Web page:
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Most U.S. Adults Would Fail a Healthy Lifestyle Test

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Think you're doing everything you can to keep up a healthy lifestyle? According to explosive new research from Oregon State University, only 2.7 percent of Americans are meeting the four criteria that entail a healthy lifestyle: a good diet, moderate exercise, a recommended body fat percentage, and being a non-smoker. Basically, the health advice any doctor would dole out. (And maybe you would too.) So why is most of the country failing at checking off these boxes?

"This is pretty low, to have so few people maintaining what we would consider a healthy lifestyle," said Ellen Smit, senior author on the study and an associate professor in the OSU College of Public Health and Human Sciences, in a statement. "This is sort of mind-boggling. There's clearly a lot of room for improvement." Specifically, Smint notes that "the behavior standards we were measuring for were pretty reasonable, not super high. We weren't looking for marathon runners." (After all, How Much Exercise You Need Totally Depends on Your Goals.)

Smit and her team looked at a large study group—4,745 people from the National Health and Nutrition Examination Survey—and also included several measured behaviors, rather than just relying on self-reported information, making the finds extra valuable (and even more controlled). The research, which was published in the April issue of the journal Mayo Clinic Proceedings, used various criteria to measure individuals' health beyond a self-reported questionnaire: they measured activity with an accelerometer (with the goal being to meet the American College of Sports Medicine-recommended 150 minutes of exercise per week), drew blood samples to determine non-smoker verification, measured body fat with x-ray absorpitometry technology (instead of those damn calipers), and considered a "healthy diet" to be in the top 40 percent of people who ate United States Department of Agriculture-recommended foods.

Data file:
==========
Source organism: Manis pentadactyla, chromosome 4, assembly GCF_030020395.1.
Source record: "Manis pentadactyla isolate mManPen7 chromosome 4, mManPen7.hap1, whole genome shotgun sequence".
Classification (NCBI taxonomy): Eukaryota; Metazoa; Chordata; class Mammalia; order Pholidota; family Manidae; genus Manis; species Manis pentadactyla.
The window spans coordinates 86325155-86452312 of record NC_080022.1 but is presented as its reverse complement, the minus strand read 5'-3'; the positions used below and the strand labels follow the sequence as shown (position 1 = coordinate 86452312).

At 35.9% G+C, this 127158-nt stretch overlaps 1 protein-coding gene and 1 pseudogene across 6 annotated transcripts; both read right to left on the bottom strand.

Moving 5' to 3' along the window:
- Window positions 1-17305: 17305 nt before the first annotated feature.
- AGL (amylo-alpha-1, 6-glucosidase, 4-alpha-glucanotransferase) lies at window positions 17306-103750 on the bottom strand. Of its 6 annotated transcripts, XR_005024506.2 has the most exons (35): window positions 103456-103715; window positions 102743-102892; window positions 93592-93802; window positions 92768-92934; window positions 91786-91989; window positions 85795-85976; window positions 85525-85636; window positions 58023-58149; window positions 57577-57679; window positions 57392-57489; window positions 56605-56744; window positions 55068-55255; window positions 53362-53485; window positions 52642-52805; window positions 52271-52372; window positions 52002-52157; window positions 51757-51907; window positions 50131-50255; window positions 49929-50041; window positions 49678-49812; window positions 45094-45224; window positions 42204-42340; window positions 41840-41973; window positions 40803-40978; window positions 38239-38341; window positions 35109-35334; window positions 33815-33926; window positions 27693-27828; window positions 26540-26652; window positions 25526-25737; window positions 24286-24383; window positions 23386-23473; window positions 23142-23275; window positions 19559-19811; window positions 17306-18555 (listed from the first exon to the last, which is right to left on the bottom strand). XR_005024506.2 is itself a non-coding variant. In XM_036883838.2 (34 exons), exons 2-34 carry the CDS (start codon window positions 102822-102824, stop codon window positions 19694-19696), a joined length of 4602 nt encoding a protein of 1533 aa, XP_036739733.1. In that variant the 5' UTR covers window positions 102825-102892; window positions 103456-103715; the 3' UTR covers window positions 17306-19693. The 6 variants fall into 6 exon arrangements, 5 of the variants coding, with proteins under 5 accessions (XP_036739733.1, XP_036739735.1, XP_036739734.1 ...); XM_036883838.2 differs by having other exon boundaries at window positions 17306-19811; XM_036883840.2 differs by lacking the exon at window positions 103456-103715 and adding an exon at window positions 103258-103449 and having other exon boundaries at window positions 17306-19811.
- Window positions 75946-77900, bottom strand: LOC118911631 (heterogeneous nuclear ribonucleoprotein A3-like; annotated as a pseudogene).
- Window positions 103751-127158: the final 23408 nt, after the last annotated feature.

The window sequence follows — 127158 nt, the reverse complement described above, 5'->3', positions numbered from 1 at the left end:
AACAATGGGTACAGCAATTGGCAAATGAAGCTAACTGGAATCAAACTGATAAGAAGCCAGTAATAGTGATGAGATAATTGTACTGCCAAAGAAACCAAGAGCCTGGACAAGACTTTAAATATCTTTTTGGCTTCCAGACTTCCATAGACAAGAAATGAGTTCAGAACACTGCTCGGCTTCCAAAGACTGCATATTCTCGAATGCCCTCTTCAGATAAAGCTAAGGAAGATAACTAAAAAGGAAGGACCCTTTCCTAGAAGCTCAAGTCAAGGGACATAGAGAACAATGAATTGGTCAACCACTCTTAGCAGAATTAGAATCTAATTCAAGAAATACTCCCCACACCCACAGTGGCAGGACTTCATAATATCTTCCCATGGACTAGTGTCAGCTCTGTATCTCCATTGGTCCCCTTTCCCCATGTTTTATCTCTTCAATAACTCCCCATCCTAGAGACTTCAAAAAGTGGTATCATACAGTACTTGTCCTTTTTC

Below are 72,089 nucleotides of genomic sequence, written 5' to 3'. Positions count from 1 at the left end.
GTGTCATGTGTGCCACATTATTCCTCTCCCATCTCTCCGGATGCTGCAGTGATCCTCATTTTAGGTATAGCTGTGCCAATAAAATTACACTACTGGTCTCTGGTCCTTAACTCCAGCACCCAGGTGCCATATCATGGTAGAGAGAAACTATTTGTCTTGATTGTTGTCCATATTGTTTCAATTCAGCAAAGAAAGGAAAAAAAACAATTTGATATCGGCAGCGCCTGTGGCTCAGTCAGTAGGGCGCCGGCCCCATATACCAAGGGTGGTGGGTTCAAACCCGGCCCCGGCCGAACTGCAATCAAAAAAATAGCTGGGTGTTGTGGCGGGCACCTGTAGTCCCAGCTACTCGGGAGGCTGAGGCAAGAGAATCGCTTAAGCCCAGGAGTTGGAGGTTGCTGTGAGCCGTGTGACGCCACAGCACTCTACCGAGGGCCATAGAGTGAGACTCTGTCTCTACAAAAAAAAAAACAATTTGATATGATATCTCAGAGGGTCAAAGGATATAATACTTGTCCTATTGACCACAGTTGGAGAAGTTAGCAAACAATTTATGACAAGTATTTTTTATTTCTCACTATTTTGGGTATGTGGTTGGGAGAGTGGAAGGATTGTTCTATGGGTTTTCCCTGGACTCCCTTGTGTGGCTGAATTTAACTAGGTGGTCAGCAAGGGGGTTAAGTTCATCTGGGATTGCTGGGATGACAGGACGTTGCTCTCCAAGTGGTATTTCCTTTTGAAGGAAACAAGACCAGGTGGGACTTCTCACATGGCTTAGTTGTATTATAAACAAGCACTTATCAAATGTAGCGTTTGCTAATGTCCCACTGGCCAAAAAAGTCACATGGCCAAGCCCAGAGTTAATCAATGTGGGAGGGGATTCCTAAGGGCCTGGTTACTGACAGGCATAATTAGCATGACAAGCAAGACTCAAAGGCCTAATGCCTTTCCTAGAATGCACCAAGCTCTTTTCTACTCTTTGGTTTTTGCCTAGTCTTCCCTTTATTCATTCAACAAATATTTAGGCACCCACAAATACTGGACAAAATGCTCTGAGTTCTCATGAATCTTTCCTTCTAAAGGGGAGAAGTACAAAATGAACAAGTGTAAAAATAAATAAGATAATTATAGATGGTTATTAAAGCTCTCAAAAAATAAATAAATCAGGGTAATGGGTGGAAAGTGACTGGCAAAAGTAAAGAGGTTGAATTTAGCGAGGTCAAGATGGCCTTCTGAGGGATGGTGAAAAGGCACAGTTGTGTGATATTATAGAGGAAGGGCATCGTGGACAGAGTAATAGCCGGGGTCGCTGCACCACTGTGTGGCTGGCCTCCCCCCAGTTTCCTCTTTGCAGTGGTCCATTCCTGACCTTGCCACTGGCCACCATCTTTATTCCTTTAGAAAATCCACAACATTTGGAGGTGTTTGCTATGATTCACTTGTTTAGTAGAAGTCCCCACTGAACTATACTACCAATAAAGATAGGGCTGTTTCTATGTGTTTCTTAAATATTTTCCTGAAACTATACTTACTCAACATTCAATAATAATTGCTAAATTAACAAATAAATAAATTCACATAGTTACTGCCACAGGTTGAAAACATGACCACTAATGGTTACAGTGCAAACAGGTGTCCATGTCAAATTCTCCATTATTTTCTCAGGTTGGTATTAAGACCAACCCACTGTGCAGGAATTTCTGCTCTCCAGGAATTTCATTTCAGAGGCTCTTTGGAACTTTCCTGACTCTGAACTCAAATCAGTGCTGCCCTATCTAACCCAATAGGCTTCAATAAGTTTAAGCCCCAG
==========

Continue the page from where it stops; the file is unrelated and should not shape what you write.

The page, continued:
While only 2.7 of Americans could tick off all four of the above-mentioned boxes, far more fared better when looking at each criterion individually: 71 percent of adults were non-smokers, 38 percent ate a healthy diet, 46 percent worked out enough, and, perhaps most shockingly, just ten percent had a normal body fat percentage. With regard to the female participants, Smit and her team found that women were more likely to not smoke and eat a healthy diet, but less likely to be sufficiently active.

So that's your cue to get up and get moving. Even if you're lazy—we can help with that!

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